Motto: Cave ut comprehendas
Motto Translation: Be careful to include


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Drewray Family Crest Products


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Drewray Family Crest Products




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See Also


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See Also




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Citations


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Citations



  1. ^ Burke, John Bernard, The Roll of Battle Abbey. London: Edward Churton, 26, Holles Street, 1848, Print.

Other References

  1. Best, Hugh. Debrett's Texas Peerage. New York: Coward-McCann, 1983. Print. (ISBN 069811244X).
  2. Papworth, J.W and A.W Morant. Ordinary of British Armorials. London: T.Richards, 1874. Print.
  3. MacAulay, Thomas Babington. History of England from the Accession of James the Second 4 volumes. New York: Harper and Brothers, 1879. Print.
  4. Zieber, Eugene. Heraldry in America. Philadelphia: Genealogical Publishing Co. Print.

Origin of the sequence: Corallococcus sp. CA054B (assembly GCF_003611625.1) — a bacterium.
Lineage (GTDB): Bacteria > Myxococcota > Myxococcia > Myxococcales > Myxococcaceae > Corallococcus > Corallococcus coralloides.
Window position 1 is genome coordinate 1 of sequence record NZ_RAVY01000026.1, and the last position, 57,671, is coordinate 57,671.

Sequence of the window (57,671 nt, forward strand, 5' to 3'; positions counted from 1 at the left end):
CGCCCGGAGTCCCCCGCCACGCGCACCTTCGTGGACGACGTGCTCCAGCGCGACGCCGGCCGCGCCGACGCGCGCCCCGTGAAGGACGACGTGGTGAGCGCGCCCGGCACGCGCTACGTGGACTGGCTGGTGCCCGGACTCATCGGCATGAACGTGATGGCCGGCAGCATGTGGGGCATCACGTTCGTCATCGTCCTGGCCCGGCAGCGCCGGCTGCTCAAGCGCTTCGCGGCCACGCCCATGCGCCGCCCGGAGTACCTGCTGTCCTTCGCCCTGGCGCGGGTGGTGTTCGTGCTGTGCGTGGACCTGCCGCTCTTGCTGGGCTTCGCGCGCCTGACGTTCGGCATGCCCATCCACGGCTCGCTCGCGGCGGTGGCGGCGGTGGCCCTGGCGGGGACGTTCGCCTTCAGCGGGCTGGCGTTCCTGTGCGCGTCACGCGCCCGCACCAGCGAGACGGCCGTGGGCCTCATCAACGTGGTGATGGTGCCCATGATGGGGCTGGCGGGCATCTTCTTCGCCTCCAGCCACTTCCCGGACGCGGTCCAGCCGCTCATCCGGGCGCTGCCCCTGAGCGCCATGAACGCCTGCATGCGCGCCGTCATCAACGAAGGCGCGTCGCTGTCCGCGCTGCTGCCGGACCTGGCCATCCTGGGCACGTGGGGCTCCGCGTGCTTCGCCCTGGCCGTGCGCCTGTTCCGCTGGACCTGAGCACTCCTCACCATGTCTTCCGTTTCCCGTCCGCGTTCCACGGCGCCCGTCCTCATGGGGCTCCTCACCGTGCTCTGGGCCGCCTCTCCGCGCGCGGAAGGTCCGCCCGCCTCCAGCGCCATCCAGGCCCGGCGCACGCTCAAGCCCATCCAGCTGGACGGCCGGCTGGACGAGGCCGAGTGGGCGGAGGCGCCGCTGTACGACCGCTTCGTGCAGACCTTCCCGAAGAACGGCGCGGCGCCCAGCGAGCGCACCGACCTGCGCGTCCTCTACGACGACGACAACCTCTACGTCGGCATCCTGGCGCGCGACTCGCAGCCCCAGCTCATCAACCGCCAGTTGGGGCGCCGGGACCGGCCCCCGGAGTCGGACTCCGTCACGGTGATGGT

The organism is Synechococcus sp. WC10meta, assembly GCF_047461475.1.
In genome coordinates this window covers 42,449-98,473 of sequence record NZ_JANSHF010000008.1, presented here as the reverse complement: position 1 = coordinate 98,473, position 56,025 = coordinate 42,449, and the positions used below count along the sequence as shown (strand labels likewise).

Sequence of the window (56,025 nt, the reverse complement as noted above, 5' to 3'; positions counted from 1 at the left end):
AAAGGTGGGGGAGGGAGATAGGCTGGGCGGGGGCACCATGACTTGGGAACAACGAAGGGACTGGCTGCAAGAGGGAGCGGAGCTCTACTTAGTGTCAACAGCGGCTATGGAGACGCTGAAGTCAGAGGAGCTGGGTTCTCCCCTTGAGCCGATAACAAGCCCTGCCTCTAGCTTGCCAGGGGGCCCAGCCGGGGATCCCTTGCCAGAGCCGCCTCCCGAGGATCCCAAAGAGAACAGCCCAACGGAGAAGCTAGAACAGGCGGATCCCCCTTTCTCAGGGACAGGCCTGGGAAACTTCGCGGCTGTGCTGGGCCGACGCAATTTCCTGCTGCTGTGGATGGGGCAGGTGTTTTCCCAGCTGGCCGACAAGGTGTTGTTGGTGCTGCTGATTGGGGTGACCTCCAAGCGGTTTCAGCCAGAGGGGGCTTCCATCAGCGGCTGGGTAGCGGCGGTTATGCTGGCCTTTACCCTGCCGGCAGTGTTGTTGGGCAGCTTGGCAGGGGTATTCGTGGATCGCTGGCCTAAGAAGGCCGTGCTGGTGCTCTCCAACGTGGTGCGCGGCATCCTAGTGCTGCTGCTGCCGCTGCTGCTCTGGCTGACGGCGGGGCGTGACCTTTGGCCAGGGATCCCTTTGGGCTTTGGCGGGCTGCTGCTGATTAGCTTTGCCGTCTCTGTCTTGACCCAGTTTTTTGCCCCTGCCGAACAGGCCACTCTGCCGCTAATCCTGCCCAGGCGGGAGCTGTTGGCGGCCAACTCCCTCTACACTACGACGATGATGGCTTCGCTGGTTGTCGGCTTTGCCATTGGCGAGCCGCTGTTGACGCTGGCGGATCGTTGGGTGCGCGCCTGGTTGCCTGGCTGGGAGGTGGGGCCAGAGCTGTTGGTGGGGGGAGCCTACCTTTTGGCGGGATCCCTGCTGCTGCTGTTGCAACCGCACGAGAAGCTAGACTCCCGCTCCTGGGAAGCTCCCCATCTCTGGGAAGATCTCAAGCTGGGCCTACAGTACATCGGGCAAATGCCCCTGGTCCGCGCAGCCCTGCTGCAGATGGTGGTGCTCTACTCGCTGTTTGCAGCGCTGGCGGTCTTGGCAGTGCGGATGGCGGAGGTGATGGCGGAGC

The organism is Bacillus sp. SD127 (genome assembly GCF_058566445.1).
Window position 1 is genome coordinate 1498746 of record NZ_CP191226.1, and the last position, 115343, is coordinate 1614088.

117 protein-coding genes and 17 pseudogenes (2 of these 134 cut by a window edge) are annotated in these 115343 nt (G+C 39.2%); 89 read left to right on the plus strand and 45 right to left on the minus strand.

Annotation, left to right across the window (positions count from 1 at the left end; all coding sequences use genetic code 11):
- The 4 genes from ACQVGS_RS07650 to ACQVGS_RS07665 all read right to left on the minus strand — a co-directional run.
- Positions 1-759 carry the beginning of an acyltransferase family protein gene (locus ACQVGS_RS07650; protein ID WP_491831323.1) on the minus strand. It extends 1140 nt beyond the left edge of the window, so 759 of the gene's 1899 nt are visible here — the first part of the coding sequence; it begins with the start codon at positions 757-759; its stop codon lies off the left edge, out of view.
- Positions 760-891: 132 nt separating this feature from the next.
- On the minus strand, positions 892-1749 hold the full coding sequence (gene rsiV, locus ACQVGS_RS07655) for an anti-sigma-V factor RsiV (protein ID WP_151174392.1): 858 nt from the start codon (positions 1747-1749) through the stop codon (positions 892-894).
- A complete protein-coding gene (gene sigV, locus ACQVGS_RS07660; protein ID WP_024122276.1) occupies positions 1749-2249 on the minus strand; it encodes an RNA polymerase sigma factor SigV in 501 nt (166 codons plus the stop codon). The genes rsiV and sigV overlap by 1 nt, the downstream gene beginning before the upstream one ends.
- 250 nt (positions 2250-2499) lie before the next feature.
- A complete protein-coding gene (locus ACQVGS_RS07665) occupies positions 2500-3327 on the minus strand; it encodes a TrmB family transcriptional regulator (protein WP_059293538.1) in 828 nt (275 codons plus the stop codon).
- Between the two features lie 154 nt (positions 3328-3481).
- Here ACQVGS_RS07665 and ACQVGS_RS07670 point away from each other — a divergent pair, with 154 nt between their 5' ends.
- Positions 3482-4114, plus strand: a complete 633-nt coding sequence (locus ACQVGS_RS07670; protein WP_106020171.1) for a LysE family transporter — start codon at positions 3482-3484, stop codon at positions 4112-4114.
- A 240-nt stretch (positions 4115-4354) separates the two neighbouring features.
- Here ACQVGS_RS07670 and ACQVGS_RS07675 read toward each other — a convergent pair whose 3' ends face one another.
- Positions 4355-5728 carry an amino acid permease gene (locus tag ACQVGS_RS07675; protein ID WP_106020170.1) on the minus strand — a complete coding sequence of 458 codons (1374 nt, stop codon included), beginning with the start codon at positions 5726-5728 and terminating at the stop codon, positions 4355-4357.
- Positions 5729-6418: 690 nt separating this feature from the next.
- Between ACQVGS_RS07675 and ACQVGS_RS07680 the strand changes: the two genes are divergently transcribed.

5. Sanders, Joanne McRee Edition. English Settlers in Barbados 1637-1800. Baltimore: Genealogical Publishing. Print.
  6. Colletta, John P. They Came In Ships. Salt Lake City: Ancestry, 1993. Print.
  7. Bullock, L.G. Historical Map of England and Wales. Edinburgh: Bartholomew and Son, 1971. Print.
  8. Holt, J.C. Ed. Domesday Studies. Woodbridge: Boydell, 1987. Print. (ISBN 0-85115-477-8).
  9. Crozier, William Armstrong Edition. Crozier's General Armory A Registry of American Families Entitled to Coat Armor. New York: Fox, Duffield, 1904. Print.
  10. Robb H. Amanda and Andrew Chesler. Encyclopedia of American Family Names. New York: Haper Collins, 1995. Print. (ISBN 0-06-270075-8).
  11. ...

The Drewray Family Crest was acquired from the Houseofnames.com archives. The Drewray Family Crest was drawn according to heraldic standards based on published blazons. We generally include the oldest published family crest once associated with each surname.

This page was last modified on 2 December 2015 at 16:05.